Modernized programs will better meet the needs of patients and their healthcare professionals
OTTAWA, May 10, 2019 /CNW/ - Canadians want improved access to all available treatment options for themselves, their families and friends. At any point in their lives, Canadians could experience a serious medical condition or emergency requiring their healthcare provider to seek access to a treatment that has not yet been authorized in Canada. Similarly, veterinarians sometimes need to use treatments not yet available in Canada to provide urgent care to sick animals.
Today, the Honourable Ginette Petitpas Taylor, Minister of Health, announced the launch of consultations on proposed new regulations that would improve Canadians' access to the treatments they need by modernizing the programs that provide access to drugs in extreme situations.
For health products that are not currently available in Canada, the Special Access Program is used to provide access to human drugs, and the Emergency Drug Release program is used to provide access to veterinary drugs. These programs facilitate access for practitioners treating patients and animals with serious or life-threatening conditions when conventional therapies have failed, are unsuitable or are unavailable.
Health Canada is proposing changes to the Special Access Program and Emergency Drug Release program that would reduce the administrative burden for healthcare professionals trying to access treatments for their patients. These amendments would allow for a more efficient process for repeat requests. The proposal would also allow drug companies to bring some drugs into Canada in advance of anticipated requests, in order to speed up access to needed treatments.
In addition to these changes, public health officials would have the ability to request human drugs that are unauthorized in Canada for immediate use or to stockpile them in anticipation of a public or military health emergency, event or incident. Existing provisions for emergency access to unauthorized drugs do not permit advance stockpiling.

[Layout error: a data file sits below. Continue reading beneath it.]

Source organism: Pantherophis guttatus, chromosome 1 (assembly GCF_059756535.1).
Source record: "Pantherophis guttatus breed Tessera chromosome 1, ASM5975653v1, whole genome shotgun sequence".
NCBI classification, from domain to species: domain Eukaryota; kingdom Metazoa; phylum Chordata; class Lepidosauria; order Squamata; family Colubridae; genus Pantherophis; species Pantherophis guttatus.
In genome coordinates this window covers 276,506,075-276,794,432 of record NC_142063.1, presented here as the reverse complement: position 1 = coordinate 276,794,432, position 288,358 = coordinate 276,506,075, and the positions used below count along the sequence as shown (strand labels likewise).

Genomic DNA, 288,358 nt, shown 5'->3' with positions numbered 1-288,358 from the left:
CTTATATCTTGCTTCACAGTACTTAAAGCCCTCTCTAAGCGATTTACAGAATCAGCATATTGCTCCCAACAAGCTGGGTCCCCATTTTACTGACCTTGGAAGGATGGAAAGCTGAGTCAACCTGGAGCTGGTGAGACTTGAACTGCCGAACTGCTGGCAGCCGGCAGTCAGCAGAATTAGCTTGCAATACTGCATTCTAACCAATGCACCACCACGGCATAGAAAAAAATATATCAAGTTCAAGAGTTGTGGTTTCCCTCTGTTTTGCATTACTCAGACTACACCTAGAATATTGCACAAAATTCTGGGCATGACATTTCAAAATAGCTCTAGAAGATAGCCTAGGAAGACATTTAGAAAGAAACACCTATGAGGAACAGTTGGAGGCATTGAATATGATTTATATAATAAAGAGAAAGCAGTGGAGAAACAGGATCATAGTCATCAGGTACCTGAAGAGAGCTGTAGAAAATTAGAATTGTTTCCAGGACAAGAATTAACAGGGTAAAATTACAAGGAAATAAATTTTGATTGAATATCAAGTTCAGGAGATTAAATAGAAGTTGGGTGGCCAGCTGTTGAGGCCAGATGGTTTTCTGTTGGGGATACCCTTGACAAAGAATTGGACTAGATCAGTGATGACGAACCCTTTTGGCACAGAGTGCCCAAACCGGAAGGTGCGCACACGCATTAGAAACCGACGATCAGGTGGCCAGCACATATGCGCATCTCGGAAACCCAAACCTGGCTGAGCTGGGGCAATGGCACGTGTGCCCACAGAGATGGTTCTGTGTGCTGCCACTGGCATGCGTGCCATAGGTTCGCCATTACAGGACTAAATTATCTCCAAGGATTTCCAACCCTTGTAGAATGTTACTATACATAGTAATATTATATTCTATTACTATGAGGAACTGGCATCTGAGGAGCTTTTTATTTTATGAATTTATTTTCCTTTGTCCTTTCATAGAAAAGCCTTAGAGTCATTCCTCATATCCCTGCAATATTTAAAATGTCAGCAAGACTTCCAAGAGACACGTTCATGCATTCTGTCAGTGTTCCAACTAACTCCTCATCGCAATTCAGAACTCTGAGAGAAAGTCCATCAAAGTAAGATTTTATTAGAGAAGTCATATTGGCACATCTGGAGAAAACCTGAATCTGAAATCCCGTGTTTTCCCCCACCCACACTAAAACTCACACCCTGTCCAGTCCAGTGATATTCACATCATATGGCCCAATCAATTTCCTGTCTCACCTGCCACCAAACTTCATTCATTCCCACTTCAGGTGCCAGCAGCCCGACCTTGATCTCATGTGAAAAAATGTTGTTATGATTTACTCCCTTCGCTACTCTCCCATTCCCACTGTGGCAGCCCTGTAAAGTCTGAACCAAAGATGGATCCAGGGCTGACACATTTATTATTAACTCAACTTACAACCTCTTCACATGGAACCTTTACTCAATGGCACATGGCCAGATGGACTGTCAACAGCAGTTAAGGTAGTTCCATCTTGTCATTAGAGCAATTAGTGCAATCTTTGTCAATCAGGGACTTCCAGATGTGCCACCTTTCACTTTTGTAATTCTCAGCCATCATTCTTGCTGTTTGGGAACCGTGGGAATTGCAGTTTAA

The proposed new regulations will be available for comment via the Canada Gazette, Part I, until July 19, 2019. Health Canada will consider the comments received and will revise the proposal as needed before publishing the final regulations in the Canada Gazette, Part II.
"When no other treatments are available or suitable, we need to make it easier for patients and their physicians to access drugs that are not yet approved in Canada. Canadians want and deserve access to treatments as soon as possible. The regulatory proposals we are putting forward today will accelerate access to treatments that can improve or save patients' lives."
The Honourable Ginette Petitpas Taylor
Minister of Health
- Each year, Health Canada approves more than 14,000 requests from practitioners treating patients with serious or life-threatening conditions through the Special Access Program.
- Under the Special Access Program, children with leukemia accessed the new chemotherapy drug pegaspargase before it was approved in Canada. Similarly, Canadians with serious parasitic infections have been able to access the drug ivermectin.
- Every year, Health Canada processes up to 1,000 requests for access to treatments under the Emergency Drug Release program for veterinary drugs.
SOURCE Health Canada
For further information: Thierry Bélair, Office of Ginette Petitpas Taylor, Minister of Health, 613-957-0200; Media Relations, Health Canada, 613-957-2983, email@example.com; Public Inquiries: 613-957-2991, 1-866-225-0709